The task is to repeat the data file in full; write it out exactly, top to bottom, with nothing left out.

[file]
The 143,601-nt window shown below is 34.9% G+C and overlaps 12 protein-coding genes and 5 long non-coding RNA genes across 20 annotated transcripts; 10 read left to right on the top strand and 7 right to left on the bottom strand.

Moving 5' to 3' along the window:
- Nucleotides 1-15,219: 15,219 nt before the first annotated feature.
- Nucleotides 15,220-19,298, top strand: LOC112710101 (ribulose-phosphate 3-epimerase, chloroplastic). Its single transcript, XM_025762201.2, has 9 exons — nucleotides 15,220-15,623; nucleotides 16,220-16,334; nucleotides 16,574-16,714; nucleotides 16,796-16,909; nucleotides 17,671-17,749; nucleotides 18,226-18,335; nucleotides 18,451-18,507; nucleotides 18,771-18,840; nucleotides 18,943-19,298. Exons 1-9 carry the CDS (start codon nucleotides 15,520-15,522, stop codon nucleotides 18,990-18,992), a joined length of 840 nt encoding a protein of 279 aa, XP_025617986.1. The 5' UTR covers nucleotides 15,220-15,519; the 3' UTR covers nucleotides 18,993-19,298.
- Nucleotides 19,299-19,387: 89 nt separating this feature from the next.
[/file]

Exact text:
The 143,601-nt window shown below is 34.9% G+C and overlaps 12 protein-coding genes and 5 long non-coding RNA genes across 20 annotated transcripts; 10 read left to right on the top strand and 7 right to left on the bottom strand.

Moving 5' to 3' along the window:
- Nucleotides 1-15,219: 15,219 nt before the first annotated feature.
- Nucleotides 15,220-19,298, top strand: LOC112710101 (ribulose-phosphate 3-epimerase, chloroplastic). Its single transcript, XM_025762201.2, has 9 exons — nucleotides 15,220-15,623; nucleotides 16,220-16,334; nucleotides 16,574-16,714; nucleotides 16,796-16,909; nucleotides 17,671-17,749; nucleotides 18,226-18,335; nucleotides 18,451-18,507; nucleotides 18,771-18,840; nucleotides 18,943-19,298. Exons 1-9 carry the CDS (start codon nucleotides 15,520-15,522, stop codon nucleotides 18,990-18,992), a joined length of 840 nt encoding a protein of 279 aa, XP_025617986.1. The 5' UTR covers nucleotides 15,220-15,519; the 3' UTR covers nucleotides 18,993-19,298.
- Nucleotides 19,299-19,387: 89 nt separating this feature from the next.